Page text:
Millman Out Of Magic, As Djokovic Keeps US Open QF Streak Alive
Djokovic to face Nishikori in 2014 semi-final rematch
While on paper, Novak Djokovic had cruised past John Millman in their only previous FedEx ATP Head2Head meeting — earlier this year at Queen’s Club — he knew Wednesday evening’s US Open quarter-final would not be as easy against the Aussie. Millman did beat five-time champion Roger Federer in the fourth round, after all.
But the No. 6 seed took care of business, ending the best tournament of the 29-year-old’s career with a 6-3, 6-4, 6-4 victory in extremely humid conditions inside Arthur Ashe Stadium. Djokovic remains undefeated in quarter-finals here in Flushing Meadows, reaching the last four at the event for his 11th consecutive appearance.
“I really have respect for him, said Djokovic. “I thought his kind of approach and mindset even before Roger's match, [his] match against Roger and [the] match against me today, he showed respect to us, but he said, ‘I'm going to go out and I'm going to play. I'm not going [to] play, to satisfy the crowd and make it a nice-looking match. I just want to win.
“Credit to him for saying that and coming out and really backing that up with a performance. I mean, he's a great fighter… just all-around player. I think he has had probably the tournament of his life and a match of his life against Roger. He made me run and he made me earn my match today, earn my win.”
The 70-time tour-level titlist breaks a tie with Andre Agassi and Roger Federer, now standing alone behind Jimmy Connors, who owns a record 14 US Open semi-finals. It is the second time Djokovic is into the last four at a major this year, following his triumph at Wimbledon.
The Serbian will now have a chance to avenge his most recent semi-final defeat in New York when he faces No. 21 seed Kei Nishikori, whom he lost to in the last four in 2014. The Japanese won two of their first three FedEx ATP Head2Head showdowns, with one of them being that semi-final, but Djokovic has reeled off 13 straight in their series since.
When asked about facing Nishikori, Djokovic said, “He's got one of the best two-handed backhands in the game and very quick. If not the quickest, then one of the quickest players on the tour. He has phenomenal footwork. I have played him recently in quarter-finals of Wimbledon. [It was a] tough first two sets, then, after that, I felt like [in the] third and fourth [sets] I played very well. I raised my game.
“We faced each other many times in different tournaments. I have lost – probably the biggest match I lost – against him was here back in 2014. He loves playing here obviously. He had a tough one today against Cilic and managed to prevail in that match, which was quite impressive. He's known to be a very disciplined guy. Works hard and very talented.”
Djokovic came out of the gate against Millman dictating play from on top of the baseline, especially off the forehand wing. The 31-year-old was taking the ball early, forcing Millman off the baseline and allowing the Serbian to play at his own pace and control rallies, helping him break to set the tone.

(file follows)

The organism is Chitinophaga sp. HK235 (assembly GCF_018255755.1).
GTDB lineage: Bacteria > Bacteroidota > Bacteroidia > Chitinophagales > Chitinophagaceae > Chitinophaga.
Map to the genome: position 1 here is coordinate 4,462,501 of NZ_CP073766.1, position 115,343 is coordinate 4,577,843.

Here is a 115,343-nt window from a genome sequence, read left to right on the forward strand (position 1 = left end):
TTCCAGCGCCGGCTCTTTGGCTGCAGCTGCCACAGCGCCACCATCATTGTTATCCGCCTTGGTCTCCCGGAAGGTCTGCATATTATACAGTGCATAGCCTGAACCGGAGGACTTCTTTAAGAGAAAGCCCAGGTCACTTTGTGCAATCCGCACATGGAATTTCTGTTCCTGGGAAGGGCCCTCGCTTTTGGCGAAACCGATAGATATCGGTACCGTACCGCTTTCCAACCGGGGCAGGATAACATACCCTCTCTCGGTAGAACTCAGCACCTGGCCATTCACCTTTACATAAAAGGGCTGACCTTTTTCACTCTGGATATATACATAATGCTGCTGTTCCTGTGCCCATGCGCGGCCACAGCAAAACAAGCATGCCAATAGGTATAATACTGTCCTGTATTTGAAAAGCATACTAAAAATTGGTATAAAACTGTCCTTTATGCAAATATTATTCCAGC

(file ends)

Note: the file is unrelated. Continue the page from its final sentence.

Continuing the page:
But while Millman couldn't convert his only break point at the end of the first set, his heavy ball-striking and Djokovic slightly backing off the baseline allowed the Aussie into more points, as if the two-time champion was waiting for the World No. 55 to make a mistake. And while the scoreline might indicate a routine victory, it was by no means easy for the recent Wimbledon and Western & Southern Open champion.
The players endured long, grinding rallies, with one exchange going 27 shots. Millman was working so hard that at 2-2 in the second set, he was allowed a break to change his attire as his sweat was leaving excessive moisture on the court. According to a USTA statement, "The chair determined that the surface was dangerous enough to invoke the 'Equipment Out of Adjustment' provision in the ITF Duties and Procedures for Officials and allowed Millman to go off court to change clothes/shoes."
Djokovic was fine with the delay, and he would eventually break in the second set thanks to a double fault. But after breaking in the third set and appearing in cruise control, things got complicated. While serving up 3-2, Djokovic hit a double fault after a time violation warning. On the next point he was penalised for a second consecutive time violation with the loss of his first serve on break point. The Serb then missed a forehand wide to give the Aussie his first break of the match.
But the Serbian buckled down, launching plenty of deep returns in the next game to earn a 0/40 advantage. And while Djokovic only converted three of his first 19 break chances, Millman slapped a forehand into the net to give the Career Golden Masters holder his fourth break of the match, which proved decisive.
Millman, who was competing in his first major quarter-final, was trying to become the first Australian Grand Slam semi-finalist since Lleyton Hewitt made the last four at the 2005 US Open. The lowest-ranked player remaining is projected to climb to a career-best No. 37 on 10 September.
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